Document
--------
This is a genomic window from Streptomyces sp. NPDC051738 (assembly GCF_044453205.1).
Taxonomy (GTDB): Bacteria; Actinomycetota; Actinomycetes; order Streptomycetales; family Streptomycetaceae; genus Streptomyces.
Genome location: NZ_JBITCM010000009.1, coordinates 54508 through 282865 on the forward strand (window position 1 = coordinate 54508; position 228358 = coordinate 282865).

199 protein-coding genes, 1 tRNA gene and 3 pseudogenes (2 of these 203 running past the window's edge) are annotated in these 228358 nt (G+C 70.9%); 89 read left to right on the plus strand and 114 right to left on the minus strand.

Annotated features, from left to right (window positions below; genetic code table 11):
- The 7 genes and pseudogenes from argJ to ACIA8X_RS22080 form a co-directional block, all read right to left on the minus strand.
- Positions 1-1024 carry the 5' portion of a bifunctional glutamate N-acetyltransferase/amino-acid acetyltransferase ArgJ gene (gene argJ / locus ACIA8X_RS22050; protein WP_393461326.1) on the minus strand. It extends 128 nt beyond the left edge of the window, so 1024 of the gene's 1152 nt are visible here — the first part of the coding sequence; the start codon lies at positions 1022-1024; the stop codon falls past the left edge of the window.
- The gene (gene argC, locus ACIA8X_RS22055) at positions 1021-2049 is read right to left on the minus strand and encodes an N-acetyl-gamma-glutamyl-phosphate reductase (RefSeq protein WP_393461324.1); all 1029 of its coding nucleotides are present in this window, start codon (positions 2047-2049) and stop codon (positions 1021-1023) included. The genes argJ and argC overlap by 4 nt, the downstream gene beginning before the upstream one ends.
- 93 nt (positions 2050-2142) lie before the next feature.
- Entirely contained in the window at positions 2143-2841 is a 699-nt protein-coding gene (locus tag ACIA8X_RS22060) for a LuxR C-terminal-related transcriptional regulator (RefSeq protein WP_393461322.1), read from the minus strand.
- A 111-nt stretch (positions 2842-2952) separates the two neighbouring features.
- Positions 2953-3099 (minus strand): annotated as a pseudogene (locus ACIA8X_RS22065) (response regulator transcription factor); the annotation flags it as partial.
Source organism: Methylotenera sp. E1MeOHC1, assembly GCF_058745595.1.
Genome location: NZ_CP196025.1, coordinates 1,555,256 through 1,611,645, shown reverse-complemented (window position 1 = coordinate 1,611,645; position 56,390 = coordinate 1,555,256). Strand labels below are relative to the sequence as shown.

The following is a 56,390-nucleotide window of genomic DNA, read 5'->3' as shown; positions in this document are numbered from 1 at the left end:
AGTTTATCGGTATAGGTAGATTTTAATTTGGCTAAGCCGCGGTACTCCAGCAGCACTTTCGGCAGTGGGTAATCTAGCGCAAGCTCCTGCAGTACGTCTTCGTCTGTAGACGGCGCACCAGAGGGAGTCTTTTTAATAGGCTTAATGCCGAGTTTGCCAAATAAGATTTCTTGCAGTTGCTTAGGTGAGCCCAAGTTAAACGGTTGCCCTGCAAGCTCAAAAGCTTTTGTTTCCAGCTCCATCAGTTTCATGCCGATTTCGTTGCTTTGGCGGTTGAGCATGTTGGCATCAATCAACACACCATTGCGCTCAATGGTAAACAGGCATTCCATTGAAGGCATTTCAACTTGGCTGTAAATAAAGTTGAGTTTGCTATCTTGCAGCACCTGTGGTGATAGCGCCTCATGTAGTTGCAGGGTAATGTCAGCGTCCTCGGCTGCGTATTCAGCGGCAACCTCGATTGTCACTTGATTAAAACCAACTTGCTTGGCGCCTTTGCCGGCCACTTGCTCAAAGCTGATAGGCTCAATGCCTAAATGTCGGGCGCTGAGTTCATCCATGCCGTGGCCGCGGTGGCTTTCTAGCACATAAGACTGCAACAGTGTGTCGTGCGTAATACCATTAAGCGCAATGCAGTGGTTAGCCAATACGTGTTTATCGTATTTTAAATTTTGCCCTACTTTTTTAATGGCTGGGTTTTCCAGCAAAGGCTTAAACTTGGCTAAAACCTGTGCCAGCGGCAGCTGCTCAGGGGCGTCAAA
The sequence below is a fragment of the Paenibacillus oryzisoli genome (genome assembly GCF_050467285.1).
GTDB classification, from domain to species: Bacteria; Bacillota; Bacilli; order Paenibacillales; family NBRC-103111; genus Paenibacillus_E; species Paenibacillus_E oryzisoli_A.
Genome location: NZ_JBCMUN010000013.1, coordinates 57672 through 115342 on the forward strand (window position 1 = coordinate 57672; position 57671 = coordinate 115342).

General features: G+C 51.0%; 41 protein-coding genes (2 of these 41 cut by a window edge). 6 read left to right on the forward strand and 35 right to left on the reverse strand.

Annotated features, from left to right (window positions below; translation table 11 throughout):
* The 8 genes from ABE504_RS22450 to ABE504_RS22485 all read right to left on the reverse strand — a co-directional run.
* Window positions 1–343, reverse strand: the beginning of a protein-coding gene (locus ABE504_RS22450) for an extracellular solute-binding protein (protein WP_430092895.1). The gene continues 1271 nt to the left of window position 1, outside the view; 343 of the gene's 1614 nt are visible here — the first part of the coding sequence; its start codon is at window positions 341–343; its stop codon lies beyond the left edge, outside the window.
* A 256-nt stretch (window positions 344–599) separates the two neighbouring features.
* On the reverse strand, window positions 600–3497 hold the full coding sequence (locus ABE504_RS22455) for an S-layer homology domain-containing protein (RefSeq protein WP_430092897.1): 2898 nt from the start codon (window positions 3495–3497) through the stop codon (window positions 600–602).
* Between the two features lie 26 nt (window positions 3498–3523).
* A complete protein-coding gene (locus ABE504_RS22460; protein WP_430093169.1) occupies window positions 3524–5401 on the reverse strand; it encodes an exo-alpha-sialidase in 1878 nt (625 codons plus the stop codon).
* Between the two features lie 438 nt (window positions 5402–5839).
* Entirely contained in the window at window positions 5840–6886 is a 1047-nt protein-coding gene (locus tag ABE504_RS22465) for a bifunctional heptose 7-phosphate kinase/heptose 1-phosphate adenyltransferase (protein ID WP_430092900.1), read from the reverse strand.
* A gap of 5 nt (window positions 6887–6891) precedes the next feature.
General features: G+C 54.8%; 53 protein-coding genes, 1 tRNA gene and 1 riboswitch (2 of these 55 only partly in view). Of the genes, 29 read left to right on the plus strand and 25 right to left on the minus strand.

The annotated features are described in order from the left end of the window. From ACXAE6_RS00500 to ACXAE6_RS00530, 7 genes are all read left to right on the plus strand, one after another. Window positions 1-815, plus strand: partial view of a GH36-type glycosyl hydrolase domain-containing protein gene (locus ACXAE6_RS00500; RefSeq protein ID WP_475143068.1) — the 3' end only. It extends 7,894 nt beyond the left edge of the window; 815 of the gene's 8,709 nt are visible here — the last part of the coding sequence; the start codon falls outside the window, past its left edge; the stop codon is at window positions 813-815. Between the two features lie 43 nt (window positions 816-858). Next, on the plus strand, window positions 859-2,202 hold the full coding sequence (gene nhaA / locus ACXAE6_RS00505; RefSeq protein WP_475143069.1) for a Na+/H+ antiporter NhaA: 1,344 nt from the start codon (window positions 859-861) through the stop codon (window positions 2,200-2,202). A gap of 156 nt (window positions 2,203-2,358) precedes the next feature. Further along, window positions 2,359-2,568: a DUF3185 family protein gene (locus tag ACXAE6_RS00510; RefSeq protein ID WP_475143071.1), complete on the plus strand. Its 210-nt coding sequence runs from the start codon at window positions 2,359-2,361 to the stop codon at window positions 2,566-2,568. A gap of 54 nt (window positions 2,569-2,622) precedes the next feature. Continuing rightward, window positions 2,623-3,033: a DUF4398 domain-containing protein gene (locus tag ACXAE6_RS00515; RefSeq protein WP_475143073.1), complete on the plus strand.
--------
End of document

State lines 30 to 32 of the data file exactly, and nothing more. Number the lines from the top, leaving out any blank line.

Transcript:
* A gap of 5 nt (window positions 6887–6891) precedes the next feature.
General features: G+C 54.8%; 53 protein-coding genes, 1 tRNA gene and 1 riboswitch (2 of these 55 only partly in view). Of the genes, 29 read left to right on the plus strand and 25 right to left on the minus strand.

The annotated features are described in order from the left end of the window. From ACXAE6_RS00500 to ACXAE6_RS00530, 7 genes are all read left to right on the plus strand, one after another. Window positions 1-815, plus strand: partial view of a GH36-type glycosyl hydrolase domain-containing protein gene (locus ACXAE6_RS00500; RefSeq protein ID WP_475143068.1) — the 3' end only. It extends 7,894 nt beyond the left edge of the window; 815 of the gene's 8,709 nt are visible here — the last part of the coding sequence; the start codon falls outside the window, past its left edge; the stop codon is at window positions 813-815. Between the two features lie 43 nt (window positions 816-858). Next, on the plus strand, window positions 859-2,202 hold the full coding sequence (gene nhaA / locus ACXAE6_RS00505; RefSeq protein WP_475143069.1) for a Na+/H+ antiporter NhaA: 1,344 nt from the start codon (window positions 859-861) through the stop codon (window positions 2,200-2,202). A gap of 156 nt (window positions 2,203-2,358) precedes the next feature. Further along, window positions 2,359-2,568: a DUF3185 family protein gene (locus tag ACXAE6_RS00510; RefSeq protein ID WP_475143071.1), complete on the plus strand. Its 210-nt coding sequence runs from the start codon at window positions 2,359-2,361 to the stop codon at window positions 2,566-2,568. A gap of 54 nt (window positions 2,569-2,622) precedes the next feature. Continuing rightward, window positions 2,623-3,033: a DUF4398 domain-containing protein gene (locus tag ACXAE6_RS00515; RefSeq protein WP_475143073.1), complete on the plus strand.